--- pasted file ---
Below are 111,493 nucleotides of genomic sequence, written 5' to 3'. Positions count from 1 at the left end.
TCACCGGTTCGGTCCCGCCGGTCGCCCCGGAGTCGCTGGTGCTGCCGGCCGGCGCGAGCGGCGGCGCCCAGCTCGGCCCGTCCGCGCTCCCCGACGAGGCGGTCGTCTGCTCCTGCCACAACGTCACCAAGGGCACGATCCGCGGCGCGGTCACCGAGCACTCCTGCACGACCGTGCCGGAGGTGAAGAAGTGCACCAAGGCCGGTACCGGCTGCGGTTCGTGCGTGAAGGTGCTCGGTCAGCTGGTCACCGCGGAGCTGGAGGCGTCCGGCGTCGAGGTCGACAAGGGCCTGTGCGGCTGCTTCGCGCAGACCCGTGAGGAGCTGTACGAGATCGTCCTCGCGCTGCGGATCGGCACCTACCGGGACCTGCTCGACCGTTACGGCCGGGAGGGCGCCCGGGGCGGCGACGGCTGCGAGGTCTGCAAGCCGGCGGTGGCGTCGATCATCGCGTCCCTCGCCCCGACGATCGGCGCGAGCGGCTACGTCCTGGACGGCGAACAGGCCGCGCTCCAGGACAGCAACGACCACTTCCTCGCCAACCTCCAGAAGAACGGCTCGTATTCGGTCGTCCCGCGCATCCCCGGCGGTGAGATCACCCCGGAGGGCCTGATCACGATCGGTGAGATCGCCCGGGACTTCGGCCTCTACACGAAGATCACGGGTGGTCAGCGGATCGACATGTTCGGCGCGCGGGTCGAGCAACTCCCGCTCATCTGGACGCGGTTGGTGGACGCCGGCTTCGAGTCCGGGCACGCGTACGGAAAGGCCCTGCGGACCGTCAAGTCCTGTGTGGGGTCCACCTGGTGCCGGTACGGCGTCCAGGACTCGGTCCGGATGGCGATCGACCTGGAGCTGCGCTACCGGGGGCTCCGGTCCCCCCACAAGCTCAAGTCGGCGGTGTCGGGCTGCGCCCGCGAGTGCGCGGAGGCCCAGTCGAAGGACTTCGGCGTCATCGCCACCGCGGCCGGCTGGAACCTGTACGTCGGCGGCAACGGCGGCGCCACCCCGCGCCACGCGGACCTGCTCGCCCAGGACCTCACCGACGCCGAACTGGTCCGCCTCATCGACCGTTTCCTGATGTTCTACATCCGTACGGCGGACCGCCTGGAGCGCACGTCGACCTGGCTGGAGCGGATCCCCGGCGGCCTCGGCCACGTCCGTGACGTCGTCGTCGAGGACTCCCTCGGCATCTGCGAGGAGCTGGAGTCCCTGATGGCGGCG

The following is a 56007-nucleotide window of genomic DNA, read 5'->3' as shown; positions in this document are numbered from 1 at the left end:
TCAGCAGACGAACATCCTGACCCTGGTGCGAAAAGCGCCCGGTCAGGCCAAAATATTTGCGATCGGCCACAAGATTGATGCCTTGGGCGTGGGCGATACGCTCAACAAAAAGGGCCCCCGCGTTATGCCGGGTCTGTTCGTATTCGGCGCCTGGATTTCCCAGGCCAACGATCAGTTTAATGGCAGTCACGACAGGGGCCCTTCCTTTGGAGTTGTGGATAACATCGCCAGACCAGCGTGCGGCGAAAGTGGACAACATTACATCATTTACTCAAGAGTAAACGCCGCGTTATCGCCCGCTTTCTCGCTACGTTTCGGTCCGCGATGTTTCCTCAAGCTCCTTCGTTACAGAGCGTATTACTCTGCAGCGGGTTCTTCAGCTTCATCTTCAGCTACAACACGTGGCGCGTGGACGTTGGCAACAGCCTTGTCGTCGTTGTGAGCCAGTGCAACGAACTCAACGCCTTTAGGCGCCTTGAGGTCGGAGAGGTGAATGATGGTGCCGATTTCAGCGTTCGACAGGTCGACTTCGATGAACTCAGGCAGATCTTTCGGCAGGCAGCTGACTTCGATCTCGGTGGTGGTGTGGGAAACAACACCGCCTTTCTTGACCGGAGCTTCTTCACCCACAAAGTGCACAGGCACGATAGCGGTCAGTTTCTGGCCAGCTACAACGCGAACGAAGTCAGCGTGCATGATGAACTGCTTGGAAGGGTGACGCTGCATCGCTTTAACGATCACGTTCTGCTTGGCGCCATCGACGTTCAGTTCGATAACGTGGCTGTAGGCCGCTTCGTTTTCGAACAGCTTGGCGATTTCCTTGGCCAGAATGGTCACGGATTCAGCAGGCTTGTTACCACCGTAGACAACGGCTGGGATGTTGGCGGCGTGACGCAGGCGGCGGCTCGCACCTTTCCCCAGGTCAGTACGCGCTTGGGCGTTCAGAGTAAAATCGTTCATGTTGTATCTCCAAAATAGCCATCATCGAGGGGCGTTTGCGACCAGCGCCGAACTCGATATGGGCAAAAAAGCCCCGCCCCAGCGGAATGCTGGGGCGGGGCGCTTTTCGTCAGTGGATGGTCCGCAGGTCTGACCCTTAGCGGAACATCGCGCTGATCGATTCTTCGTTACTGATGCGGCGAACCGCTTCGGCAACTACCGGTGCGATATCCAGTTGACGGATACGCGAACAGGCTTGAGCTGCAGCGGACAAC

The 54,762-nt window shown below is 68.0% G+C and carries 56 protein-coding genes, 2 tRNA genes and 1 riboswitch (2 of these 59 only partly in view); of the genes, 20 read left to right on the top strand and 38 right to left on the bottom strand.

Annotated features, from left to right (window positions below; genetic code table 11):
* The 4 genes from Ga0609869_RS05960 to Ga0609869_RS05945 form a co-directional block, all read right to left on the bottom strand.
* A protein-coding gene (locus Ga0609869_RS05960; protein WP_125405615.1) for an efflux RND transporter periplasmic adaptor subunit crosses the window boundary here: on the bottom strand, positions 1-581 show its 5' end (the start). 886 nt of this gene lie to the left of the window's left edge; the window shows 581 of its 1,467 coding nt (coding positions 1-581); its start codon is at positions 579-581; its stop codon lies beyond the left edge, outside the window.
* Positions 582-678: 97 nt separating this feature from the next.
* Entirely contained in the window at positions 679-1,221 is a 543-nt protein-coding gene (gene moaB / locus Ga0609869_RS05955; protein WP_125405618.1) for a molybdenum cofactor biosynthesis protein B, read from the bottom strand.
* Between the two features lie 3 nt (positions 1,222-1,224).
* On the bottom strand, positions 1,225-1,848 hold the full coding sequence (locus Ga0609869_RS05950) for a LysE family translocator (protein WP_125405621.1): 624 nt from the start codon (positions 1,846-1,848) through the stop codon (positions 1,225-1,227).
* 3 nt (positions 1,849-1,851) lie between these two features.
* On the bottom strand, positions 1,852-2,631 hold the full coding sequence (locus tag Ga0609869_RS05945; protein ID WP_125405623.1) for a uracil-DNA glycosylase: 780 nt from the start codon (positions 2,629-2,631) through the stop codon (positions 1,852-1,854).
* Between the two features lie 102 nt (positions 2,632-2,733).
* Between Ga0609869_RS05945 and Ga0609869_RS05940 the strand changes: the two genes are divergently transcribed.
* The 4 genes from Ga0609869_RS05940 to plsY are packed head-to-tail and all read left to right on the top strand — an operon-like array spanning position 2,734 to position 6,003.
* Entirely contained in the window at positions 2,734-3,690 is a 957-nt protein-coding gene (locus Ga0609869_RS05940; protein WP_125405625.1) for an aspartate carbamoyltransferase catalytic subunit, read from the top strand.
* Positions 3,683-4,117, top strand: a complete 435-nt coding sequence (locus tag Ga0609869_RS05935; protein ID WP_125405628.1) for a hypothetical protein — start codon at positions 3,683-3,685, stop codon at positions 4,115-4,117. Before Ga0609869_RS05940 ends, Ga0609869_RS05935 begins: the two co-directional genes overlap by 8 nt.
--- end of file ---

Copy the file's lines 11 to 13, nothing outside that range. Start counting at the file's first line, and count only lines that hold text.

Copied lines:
* Between the two features lie 3 nt (positions 1,222-1,224).
* On the bottom strand, positions 1,225-1,848 hold the full coding sequence (locus Ga0609869_RS05950) for a LysE family translocator (protein WP_125405621.1): 624 nt from the start codon (positions 1,846-1,848) through the stop codon (positions 1,225-1,227).
* 3 nt (positions 1,849-1,851) lie between these two features.